Self-reported cheating behaviours (at least once)
Consistent with the opening paragraph, only 12% of participants thought cheating on Zwift was common or very common among their teammates and friends, while 60% felt cheating was common or very common in general on Zwift.
Views on commonality of cheating among friends/teammates vs in general
The statistically significant predictors of cheating behaviour on Zwift were:
- Participants’ overall attitude to cheating
- Their approach to weight measurement (i.e. whether they rounded down their weight, etc.)
- The number of races they had done
This may suggest that the more races someone does the more cynical they become about cheating or perhaps simply that the more races someone does the more likely they are to have failed to update their weight at least once. Interestingly age, gender, race category and views about the legitimacy of online cycling as a sport didn’t seem to significantly predict “cheating behaviours”.
Cheating… Just Enough
One of the more interesting results was the apparent conflict between participants’ general anti-cheating views and the relatively high occurrence of occasional “cheating behaviours”. Participants were generally task-orientated, yet nearly half admitted to doing something that could be considered cheating at least once.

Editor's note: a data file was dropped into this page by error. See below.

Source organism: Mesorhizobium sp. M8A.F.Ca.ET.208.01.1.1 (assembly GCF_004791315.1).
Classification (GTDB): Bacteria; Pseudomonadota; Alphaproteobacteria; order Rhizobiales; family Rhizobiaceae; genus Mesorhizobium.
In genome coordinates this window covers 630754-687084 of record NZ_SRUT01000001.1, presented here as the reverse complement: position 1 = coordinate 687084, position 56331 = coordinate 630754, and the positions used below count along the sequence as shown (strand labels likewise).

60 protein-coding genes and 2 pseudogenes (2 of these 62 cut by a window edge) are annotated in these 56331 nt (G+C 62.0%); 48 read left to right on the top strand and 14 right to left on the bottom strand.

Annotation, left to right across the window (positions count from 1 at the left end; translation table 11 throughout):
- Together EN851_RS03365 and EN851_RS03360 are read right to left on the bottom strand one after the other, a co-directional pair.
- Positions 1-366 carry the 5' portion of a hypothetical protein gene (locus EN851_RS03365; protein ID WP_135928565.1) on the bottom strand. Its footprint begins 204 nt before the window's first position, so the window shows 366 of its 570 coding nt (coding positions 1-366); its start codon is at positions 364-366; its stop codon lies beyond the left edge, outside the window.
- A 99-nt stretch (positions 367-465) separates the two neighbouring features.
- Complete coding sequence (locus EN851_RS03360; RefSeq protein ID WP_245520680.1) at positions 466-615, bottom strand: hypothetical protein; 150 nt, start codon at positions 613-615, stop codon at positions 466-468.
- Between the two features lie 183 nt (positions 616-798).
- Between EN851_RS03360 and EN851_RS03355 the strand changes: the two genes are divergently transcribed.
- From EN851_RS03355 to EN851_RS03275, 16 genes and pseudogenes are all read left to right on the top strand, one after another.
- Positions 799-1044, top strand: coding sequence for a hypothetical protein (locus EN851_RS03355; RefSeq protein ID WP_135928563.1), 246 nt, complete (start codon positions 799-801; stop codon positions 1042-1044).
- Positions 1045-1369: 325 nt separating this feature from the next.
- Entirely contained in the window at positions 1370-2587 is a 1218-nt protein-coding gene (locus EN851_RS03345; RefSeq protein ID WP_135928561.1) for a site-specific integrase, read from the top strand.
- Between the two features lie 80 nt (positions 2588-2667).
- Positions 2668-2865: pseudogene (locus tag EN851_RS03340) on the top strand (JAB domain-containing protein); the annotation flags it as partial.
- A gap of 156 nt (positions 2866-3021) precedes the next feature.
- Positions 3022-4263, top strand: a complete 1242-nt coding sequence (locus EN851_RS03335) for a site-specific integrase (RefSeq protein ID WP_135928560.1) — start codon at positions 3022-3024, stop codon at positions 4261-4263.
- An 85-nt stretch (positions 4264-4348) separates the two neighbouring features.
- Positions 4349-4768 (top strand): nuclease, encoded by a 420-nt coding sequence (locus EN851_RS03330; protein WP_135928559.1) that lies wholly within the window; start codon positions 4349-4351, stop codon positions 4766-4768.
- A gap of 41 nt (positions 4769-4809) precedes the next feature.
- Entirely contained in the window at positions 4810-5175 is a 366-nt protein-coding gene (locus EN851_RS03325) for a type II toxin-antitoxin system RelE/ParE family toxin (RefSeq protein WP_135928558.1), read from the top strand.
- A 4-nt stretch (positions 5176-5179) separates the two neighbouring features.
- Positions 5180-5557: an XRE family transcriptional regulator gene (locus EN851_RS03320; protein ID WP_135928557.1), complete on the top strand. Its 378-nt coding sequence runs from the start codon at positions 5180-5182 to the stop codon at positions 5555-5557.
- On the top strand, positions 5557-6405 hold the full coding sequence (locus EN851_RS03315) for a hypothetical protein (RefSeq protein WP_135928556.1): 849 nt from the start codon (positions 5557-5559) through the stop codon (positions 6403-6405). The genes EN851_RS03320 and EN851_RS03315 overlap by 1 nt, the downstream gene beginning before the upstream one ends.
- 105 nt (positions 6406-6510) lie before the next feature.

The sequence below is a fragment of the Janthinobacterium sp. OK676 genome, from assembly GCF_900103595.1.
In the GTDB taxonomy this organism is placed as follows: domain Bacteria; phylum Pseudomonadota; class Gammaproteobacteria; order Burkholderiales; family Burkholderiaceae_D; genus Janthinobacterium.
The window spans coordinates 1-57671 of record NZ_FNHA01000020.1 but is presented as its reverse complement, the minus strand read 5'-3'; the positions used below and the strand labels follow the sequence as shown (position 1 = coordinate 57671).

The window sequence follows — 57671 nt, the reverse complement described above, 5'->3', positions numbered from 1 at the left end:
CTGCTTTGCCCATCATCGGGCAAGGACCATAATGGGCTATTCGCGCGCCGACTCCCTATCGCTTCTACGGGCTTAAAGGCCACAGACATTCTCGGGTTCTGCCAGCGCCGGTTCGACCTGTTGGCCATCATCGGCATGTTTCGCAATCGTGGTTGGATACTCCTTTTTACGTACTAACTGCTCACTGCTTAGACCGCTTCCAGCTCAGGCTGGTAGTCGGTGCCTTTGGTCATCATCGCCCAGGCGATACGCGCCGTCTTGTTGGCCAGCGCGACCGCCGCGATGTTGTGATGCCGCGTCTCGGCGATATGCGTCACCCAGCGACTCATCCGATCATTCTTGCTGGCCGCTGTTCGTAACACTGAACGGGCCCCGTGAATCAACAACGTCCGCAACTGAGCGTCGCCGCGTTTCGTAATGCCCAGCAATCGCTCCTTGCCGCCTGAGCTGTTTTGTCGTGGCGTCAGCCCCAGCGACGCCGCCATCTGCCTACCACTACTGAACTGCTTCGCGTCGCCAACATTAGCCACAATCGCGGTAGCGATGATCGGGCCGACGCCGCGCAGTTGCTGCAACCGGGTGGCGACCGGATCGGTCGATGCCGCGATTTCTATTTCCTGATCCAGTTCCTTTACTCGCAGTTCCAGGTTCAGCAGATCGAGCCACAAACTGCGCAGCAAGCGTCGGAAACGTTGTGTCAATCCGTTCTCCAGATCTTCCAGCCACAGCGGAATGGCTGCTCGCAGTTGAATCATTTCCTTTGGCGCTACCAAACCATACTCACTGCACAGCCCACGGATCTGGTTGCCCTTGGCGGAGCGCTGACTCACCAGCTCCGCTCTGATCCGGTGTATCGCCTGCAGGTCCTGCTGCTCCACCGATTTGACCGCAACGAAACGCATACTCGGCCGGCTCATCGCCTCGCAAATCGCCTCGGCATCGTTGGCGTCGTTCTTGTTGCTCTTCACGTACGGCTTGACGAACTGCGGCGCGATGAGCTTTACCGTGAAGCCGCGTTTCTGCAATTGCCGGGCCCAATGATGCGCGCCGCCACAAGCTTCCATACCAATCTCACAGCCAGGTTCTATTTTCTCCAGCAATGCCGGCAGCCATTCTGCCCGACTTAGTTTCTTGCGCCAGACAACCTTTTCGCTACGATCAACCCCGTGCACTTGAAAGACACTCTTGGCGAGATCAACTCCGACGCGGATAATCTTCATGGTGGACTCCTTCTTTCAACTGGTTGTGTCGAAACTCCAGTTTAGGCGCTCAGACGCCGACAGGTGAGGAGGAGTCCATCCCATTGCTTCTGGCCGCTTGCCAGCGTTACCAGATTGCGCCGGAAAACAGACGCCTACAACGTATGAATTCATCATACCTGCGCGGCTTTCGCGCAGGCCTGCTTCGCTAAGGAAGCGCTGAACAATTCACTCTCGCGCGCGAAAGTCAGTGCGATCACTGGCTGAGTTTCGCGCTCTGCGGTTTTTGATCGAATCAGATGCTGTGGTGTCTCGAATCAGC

Mazar et al. (2008) have shown it is common in the face of potential rewards for dishonesty for people to cheat just enough to gain an advantage, but not enough to undermine their conception of their own honesty. In other words, individuals have a self-prescribed amount of dishonesty that they can permit without undermining their own self-concept of themselves as fundamentally honest.
In the case of online cycling, this might be occasionally failing to update one’s weight ahead of a race even if you know it has increased, but not so often as to undermine your sense of your own honesty.
Of course, like any methodology, surveys have their drawbacks. In this case, the sample was self-selecting – I sought volunteers. So maybe those who are anti-cheating were more likely to participate? Also, social desirability bias means that even when a survey is anonymous people can be reluctant to admit to behaviours like cheating which are seen as socially undesirable. So there are caveats to the results.
Wrapping It Up
Overall the data is interesting (if only for the 3 people who admitted to using an e-bike!) and it has certainly generated some online debate. If I were to follow this up with more research, I’d want to do something qualitative with in-depth interviews to try and get under the skin of some of the apparent conflicts in the data between anti-cheating attitudes and what appear to be occasional cheating behaviours.
My own view is that it’s best to use Zwift as a wonderful training platform and enjoy the racing for what it is and the performance improvements it brings. Hopefully the various controls that WTRL, Zwift, and others are implementing at the very top end will prevent any cheating that does go on from having an impact when the results really matter. Ride on!
What (if anything) surprises you about these survey results? Comment below!